President James K. Polk's first time away from Washington was a day-trip down the Potomac to Mt. Vernon to visit the tomb and home of George Washington. The tomb had been designed by architect William Strickland, and Polk must have enjoyed the peaceful setting along the river as he pondered the legacy of America's first president. Polk didn't leave Washington again for another 18 months.
Pictured above is 1938 Mule Day Queen Norma Thomas with Mayor Karl Dean of Nashville.
Above: Byrd Cain, Tricia Beck, Mike Wolfe of American Pickers, and Anne Cain
The trip to Mt. Vernon may have had a big impact upon Polk because in 1847, he and his wife purchased a home in downtown Nashville which they called "Polk Place." That home, he hoped, would provide "comfort in my retirement" and beyond that serve as the place where he hoped his legacy would reside long after he was gone. Polk Place was to serve as the 11th President's version of Mt. Vernon.
Dixie Crossing played at the event on the side porch of the Polk Home
In his will, Polk wrote that at the time of his passing that he would be placed under a tomb at Polk Place, and there, like his mentor Andrew Jackson at the Hermitage and Washington at Mt. Vernon, he would repose, a stately and fitting monument to a man who had accomplished great things for his country.
Above: Polk Assoc. President Beth Gilbert, Sen. Joey Hensley and Polk Home Curator Tom Price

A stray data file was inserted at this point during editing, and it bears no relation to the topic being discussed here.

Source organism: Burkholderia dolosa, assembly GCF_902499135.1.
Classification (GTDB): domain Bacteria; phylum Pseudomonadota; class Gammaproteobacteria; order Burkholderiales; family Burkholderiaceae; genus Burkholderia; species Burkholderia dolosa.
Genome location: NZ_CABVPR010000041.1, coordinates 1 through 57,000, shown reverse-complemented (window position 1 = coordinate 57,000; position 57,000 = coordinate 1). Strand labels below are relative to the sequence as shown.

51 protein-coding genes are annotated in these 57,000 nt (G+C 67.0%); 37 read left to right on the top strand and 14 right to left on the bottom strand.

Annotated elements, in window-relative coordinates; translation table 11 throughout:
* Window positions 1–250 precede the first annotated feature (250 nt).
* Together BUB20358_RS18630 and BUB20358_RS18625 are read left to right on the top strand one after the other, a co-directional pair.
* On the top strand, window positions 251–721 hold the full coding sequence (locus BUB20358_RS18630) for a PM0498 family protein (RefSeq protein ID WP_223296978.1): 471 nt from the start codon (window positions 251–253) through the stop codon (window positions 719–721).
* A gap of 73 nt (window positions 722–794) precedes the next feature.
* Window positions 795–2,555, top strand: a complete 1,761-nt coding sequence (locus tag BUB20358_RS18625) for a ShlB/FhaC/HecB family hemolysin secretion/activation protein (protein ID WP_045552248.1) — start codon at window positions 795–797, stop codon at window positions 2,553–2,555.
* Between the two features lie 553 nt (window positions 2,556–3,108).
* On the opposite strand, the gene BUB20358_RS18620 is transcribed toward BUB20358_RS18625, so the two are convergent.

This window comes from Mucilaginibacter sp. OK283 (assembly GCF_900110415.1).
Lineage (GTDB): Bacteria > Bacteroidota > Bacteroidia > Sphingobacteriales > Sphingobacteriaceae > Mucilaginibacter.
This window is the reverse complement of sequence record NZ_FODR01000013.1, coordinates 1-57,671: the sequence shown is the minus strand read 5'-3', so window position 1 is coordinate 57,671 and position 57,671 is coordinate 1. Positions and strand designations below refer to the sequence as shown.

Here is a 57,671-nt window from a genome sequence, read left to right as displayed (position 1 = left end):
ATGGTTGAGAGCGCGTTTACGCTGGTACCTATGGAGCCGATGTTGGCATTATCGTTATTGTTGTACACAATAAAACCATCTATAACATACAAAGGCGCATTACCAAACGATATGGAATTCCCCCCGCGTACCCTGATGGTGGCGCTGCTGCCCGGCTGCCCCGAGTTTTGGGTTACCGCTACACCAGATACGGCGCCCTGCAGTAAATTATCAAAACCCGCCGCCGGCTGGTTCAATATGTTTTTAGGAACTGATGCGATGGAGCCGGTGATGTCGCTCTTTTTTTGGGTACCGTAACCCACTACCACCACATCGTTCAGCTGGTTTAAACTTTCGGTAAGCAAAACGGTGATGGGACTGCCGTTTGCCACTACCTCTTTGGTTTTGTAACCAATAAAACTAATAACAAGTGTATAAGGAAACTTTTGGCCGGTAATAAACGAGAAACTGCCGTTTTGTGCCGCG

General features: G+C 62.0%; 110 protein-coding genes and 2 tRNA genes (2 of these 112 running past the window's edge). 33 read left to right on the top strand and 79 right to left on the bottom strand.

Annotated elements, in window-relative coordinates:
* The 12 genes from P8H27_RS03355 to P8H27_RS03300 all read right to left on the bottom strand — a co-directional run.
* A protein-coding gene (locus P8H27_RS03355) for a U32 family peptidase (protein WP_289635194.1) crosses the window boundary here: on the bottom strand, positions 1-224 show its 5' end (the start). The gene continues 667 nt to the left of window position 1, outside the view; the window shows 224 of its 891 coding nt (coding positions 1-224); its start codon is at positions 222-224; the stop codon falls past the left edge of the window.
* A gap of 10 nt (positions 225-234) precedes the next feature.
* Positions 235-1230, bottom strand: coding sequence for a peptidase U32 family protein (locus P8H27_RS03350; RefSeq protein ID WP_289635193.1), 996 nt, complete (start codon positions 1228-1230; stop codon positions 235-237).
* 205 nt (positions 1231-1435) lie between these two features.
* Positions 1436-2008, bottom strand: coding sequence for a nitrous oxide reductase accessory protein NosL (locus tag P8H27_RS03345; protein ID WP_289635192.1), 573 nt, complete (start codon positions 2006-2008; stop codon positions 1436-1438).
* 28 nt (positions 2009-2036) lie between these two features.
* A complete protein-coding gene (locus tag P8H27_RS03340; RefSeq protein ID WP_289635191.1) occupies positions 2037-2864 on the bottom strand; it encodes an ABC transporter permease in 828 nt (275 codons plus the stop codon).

Sadly, it happened sooner than he hoped. Just three months after leaving the White House, Polk was dead. He was placed under a tomb, ironically designed by William Strickland, who by 1849 was building the Tennessee State Capitol just two blocks away. Sarah lived 42 more years, joining her illustrious husband in the side yard of "Polk Place" in 1891.
Above: Tom Price and Speaker of the House, Beth Harwell
Unfortunately, two years later, Polk's will was broken by 55 descendants who eventually sold the home outside the family. They split the proceeds, some of them receiving a mere 1/756th of the sale price. The Polks were moved by Sarah's heir to the capitol grounds in 1893 and have been at that site ever since.
Today, a project is underway to see the tomb moved from the capitol grounds -- where Polk never intended on being laid to rest -- to the place where his legacy has resided since 1929.
Above: Senator Lamar Alexander, Richard Courtney, Mayor Karl Dean and John Williams
The President James K. Polk Home and Museum in Columbia is the main historic site for the 11th President. Started by Sarah Polk's great-niece and heir, she brought the Polk collection to Columbia, recognizing it as the only home still standing where the President Polk ever lived.
It, along with the grounds are owned by the State of Tennessee. It is also a National Historic Landmark. It is a fitting place for President Polk and his beloved wife Sarah to repose.
Above: Beth Gilbert, Mary Hannah Gentry, Doug Jones, Martha Gentry, Tom Price & Brian McKelvy
The Polk Museum's Mule Day event "Bloodys and Biscuits" drew more than 400 visitors to the site, including many of those who represent Columbia in the state and national legislature. Among them were Senator Lamar Alexander, Congressman Scott DesJarlais and Congresswoman Marsha Blackburn.
Above: Rep. Michael Curcio with Julia West
Tennessee Speaker of the House Beth Harwell was in attendance, along with Sen. Joey Hensley and Rep. Michael Curcio. Many thanks go to each of them for their support of the President James K. Polk Home and Museum. This site is nationally significant and support to continue it's mission to perpetuate the memory and legacy of the 11th President of the United States.
To find out more about the petition to relocate President Polk to Columbia "Journey Home for James K. Polk," click HERE.
And stay tuned for more tons more photos tomorrow from the event!